Subsections 2(1)(g) and 2(1)(h) of the Balancing Pool Regulation require the BP, on receipt of notice of an extraordinary event, to conduct any investigation it determines appropriate and to assess and verify the extraordinary event. Based on the facts as presented, it is clear that the event (the amendment of the Specified Gas Emitters Regulation under Article 4.3(j) of the PPA, as amended) that resulted in the notices of termination of the PPAs was an extraordinary event as defined in subsection 1(d) of the Balancing Pool Regulation. As such, the BP had a duty to take action as required by the regulation. The AUC found that the BP declined to or did not promptly assess or verify the validity of the terminations of the PPAs.
Did the BP Contravene Subsection 85(1)(b) of the EUA?
Once the BP became the deemed owner of the PPAs, it was required by subsection 85(1)(b) of the EUA to manage these PPAs in a commercial manner during the period in which it held them. The AUC found that the BP failed to take timely action to stem the losses from the unprofitable PPAs by terminating them as soon as possible. In doing so, the BP failed to manage the PPAs in a commercial manner.
Is the Settlement within the Range of Acceptable Outcomes?
The AUC laid out several concerns that it viewed as preventing it from making a finding on whether the proposed settlement agreement fell within a range of acceptable outcomes.
The AUC’s principal concern with the settlement agreement was that it failed to stand on its own as a clear and comprehensive statement of the agreed-to facts, contraventions, and remedial measures to be taken to address past breaches and deter similar breaches going forward.
Other concerns included:
(a) the MSA combined its application with the settlement agreement (the “combined document”), styling it as a submission that was narrative in nature, contained facts, argument and advocacy;
(b) the combined document failed to clearly, and in one place, set out the conduct constituting the agreed-to contraventions;
(c) discussion in the Settlement Agreement regarding the BP’s reliance on an independent agent to handle day-to-day commercial operations caused confusion;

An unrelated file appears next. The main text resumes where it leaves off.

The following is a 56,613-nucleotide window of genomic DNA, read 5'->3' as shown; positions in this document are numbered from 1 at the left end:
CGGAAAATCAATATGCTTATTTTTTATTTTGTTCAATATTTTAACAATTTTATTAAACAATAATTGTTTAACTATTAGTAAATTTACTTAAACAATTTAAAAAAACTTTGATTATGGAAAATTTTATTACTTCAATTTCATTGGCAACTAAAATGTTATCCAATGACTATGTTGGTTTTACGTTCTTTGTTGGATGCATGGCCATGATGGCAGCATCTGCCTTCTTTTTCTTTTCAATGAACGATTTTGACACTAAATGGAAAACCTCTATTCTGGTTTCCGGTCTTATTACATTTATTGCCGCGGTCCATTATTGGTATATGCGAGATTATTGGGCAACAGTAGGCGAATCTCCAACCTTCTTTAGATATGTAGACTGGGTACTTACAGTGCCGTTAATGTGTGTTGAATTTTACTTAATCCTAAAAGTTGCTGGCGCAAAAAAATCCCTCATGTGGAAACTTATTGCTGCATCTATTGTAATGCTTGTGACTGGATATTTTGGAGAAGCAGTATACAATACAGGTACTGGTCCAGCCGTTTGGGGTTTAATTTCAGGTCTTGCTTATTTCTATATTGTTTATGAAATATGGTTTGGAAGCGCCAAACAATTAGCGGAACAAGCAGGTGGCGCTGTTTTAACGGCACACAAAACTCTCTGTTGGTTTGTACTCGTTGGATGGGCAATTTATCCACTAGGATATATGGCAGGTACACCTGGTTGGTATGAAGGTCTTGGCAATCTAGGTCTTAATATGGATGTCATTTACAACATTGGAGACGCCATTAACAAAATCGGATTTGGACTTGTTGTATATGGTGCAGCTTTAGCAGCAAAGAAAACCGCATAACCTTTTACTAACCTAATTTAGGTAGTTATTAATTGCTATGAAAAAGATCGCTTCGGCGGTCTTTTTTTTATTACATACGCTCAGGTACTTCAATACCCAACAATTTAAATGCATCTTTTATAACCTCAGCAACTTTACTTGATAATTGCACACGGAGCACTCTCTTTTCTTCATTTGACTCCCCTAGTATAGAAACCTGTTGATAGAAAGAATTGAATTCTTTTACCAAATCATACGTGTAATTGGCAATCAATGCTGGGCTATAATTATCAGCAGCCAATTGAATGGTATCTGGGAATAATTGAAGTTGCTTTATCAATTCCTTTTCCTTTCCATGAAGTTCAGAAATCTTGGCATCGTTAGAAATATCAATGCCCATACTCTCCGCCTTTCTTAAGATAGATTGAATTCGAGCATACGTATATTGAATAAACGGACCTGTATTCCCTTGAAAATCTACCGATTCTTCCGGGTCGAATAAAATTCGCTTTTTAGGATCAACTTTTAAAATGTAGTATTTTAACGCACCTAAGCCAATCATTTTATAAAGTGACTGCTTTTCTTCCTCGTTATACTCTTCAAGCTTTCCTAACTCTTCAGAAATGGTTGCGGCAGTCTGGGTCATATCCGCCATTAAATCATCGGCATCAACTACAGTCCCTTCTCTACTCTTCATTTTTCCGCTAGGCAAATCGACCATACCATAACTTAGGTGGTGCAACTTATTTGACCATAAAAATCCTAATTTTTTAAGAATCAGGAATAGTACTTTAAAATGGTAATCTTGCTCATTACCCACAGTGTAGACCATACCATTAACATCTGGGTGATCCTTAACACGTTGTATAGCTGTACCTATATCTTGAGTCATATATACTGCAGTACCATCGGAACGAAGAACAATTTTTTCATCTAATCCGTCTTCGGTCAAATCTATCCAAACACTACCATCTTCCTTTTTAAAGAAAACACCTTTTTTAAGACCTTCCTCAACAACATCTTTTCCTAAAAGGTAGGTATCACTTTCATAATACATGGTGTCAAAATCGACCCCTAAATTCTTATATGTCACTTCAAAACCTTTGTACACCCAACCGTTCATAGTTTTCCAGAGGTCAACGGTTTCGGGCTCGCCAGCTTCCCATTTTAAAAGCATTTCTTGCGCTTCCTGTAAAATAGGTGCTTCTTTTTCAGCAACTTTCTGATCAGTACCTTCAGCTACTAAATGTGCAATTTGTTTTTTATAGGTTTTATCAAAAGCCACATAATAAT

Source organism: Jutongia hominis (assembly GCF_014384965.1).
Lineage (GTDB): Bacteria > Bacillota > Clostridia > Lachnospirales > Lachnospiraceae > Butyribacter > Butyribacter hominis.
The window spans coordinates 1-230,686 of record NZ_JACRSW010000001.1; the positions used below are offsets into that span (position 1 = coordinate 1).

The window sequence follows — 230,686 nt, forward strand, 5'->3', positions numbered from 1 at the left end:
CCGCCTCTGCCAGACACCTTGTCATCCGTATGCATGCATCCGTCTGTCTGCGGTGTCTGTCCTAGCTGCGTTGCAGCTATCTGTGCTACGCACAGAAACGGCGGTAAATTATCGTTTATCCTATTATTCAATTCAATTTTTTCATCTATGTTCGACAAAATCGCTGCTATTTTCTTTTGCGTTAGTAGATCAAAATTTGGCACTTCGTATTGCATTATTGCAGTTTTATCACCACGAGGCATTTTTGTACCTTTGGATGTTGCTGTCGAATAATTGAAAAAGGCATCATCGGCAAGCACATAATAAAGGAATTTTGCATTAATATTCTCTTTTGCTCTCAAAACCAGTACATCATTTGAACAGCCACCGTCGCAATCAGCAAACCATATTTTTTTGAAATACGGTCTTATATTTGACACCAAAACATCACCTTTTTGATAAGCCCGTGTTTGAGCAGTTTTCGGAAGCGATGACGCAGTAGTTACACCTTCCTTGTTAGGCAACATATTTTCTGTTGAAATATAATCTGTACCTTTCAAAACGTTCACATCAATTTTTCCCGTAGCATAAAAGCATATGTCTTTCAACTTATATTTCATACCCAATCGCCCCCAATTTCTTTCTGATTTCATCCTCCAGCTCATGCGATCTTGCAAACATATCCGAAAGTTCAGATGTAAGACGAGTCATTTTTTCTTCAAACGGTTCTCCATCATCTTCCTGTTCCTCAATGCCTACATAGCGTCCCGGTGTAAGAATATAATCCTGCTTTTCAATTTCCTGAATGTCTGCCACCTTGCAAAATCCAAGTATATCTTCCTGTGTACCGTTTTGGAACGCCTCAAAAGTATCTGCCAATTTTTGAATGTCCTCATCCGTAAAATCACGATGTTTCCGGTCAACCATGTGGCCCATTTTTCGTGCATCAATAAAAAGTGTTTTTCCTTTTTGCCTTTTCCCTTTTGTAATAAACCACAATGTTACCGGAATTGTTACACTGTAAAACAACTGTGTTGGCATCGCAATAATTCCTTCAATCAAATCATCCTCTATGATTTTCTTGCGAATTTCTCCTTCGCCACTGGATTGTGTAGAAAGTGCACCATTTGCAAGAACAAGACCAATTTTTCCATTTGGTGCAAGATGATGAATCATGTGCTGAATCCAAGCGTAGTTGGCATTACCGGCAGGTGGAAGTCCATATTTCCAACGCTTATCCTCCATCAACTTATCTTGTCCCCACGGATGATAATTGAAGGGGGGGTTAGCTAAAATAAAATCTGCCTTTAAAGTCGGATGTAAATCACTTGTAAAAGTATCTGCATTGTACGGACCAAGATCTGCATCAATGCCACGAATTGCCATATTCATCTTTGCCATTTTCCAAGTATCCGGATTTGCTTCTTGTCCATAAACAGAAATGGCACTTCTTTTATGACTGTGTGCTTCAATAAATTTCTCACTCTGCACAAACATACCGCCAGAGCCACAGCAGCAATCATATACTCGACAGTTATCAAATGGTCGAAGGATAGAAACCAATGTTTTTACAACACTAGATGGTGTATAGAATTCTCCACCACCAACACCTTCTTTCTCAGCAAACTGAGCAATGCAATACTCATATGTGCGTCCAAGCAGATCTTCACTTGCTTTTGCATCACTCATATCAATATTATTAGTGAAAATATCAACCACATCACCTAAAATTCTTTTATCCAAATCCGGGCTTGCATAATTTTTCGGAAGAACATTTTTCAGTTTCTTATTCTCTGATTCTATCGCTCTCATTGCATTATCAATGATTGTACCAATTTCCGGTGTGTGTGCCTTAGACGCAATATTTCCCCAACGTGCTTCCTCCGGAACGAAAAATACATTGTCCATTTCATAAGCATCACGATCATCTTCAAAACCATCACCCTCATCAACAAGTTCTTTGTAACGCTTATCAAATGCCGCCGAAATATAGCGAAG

(d) the Settlement Agreement made no mention of any monitoring or enforcement activities undertaken by the MSA;
(e) the parties appeared to be of different minds as to what the full scope of the Settlement Agreement entailed;
(f) it was unclear from the Settlement Agreement how the failure to “unconditionally assume the Buyer role on a timely basis” with respect to the PPAs contravened subsections 2(1)(g) and 2(1)(h) of the Balancing Pool Regulation;
(g) the level of detail the Settlement Agreement required of the BP in its financial reporting fell short of the level of detail provided by the BP, meaning the detail provided from one report to the next would depend largely on the discretion of the BP; and
(h) it was unclear why the Settlement Agreement included a statement from the MSA regarding how BP’s ability to recover losses through a consumer charge or government loan did not have a direct impact on competition in the electricity market. The potential significance of the statement only heightened the AUC’s concern.
The AUC noted that the evaluation of every settlement agreement must be undertaken on a case-by-case basis. In the circumstances of this case, the AUC found that it was unable to make a finding on whether the proposed Settlement Agreement fell within a range of acceptable outcomes. Instead, the AUC indicated it would be referring the Settlement Agreement back to the parties to give them an opportunity to understand and address the AUC’s list of concerns.
The AUC ordered that the Settlement Agreement be referred back to the MSA and BP to give them an opportunity to understand and address the Commission’s concerns.
The AUC further ordered that the parties advise the AUC of how they propose to proceed in light of the Commission’s concerns.